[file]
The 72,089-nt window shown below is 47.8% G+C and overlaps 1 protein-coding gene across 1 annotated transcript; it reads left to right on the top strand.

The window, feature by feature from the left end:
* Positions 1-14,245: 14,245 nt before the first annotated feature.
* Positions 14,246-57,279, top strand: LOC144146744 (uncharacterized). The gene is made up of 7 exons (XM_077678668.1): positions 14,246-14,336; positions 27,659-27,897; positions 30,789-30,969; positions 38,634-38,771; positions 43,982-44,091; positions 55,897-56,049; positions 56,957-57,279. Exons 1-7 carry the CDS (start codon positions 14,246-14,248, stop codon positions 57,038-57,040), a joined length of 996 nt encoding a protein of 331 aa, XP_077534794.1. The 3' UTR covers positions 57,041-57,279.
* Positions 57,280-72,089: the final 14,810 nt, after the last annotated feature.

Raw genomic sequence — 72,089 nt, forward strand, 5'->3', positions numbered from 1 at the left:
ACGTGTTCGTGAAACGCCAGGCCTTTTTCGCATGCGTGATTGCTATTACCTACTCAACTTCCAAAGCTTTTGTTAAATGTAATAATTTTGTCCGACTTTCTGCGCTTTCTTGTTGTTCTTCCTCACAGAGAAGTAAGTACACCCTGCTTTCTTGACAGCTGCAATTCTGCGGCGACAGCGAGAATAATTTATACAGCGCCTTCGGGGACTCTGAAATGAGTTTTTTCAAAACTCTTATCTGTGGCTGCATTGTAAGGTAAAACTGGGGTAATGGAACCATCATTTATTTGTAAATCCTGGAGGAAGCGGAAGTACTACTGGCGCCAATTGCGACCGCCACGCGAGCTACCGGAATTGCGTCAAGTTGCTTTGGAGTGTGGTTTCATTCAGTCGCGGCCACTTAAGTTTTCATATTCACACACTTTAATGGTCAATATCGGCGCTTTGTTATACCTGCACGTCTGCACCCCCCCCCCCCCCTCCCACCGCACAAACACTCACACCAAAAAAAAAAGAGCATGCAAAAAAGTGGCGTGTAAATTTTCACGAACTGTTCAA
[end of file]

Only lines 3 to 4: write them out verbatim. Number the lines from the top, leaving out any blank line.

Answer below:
* Positions 1-14,245: 14,245 nt before the first annotated feature.
* Positions 14,246-57,279, top strand: LOC144146744 (uncharacterized). The gene is made up of 7 exons (XM_077678668.1): positions 14,246-14,336; positions 27,659-27,897; positions 30,789-30,969; positions 38,634-38,771; positions 43,982-44,091; positions 55,897-56,049; positions 56,957-57,279. Exons 1-7 carry the CDS (start codon positions 14,246-14,248, stop codon positions 57,038-57,040), a joined length of 996 nt encoding a protein of 331 aa, XP_077534794.1. The 3' UTR covers positions 57,041-57,279.